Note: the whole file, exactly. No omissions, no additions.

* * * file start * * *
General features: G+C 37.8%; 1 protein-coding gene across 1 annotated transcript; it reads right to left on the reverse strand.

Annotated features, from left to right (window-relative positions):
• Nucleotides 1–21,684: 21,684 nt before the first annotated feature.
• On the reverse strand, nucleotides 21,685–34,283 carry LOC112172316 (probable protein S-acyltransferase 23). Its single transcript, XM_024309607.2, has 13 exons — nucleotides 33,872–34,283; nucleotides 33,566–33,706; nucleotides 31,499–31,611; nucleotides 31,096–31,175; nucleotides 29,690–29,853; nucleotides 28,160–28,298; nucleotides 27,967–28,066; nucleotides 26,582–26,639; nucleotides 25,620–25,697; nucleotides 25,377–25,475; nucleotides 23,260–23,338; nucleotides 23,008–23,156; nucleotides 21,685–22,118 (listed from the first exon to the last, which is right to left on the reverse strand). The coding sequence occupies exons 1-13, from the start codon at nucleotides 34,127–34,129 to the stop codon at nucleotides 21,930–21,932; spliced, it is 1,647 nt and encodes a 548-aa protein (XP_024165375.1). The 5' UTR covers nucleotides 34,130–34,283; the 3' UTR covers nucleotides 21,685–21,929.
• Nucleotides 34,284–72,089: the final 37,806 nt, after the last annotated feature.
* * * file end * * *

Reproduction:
General features: G+C 37.8%; 1 protein-coding gene across 1 annotated transcript; it reads right to left on the reverse strand.

Annotated features, from left to right (window-relative positions):
• Nucleotides 1–21,684: 21,684 nt before the first annotated feature.
• On the reverse strand, nucleotides 21,685–34,283 carry LOC112172316 (probable protein S-acyltransferase 23). Its single transcript, XM_024309607.2, has 13 exons — nucleotides 33,872–34,283; nucleotides 33,566–33,706; nucleotides 31,499–31,611; nucleotides 31,096–31,175; nucleotides 29,690–29,853; nucleotides 28,160–28,298; nucleotides 27,967–28,066; nucleotides 26,582–26,639; nucleotides 25,620–25,697; nucleotides 25,377–25,475; nucleotides 23,260–23,338; nucleotides 23,008–23,156; nucleotides 21,685–22,118 (listed from the first exon to the last, which is right to left on the reverse strand). The coding sequence occupies exons 1-13, from the start codon at nucleotides 34,127–34,129 to the stop codon at nucleotides 21,930–21,932; spliced, it is 1,647 nt and encodes a 548-aa protein (XP_024165375.1). The 5' UTR covers nucleotides 34,130–34,283; the 3' UTR covers nucleotides 21,685–21,929.
• Nucleotides 34,284–72,089: the final 37,806 nt, after the last annotated feature.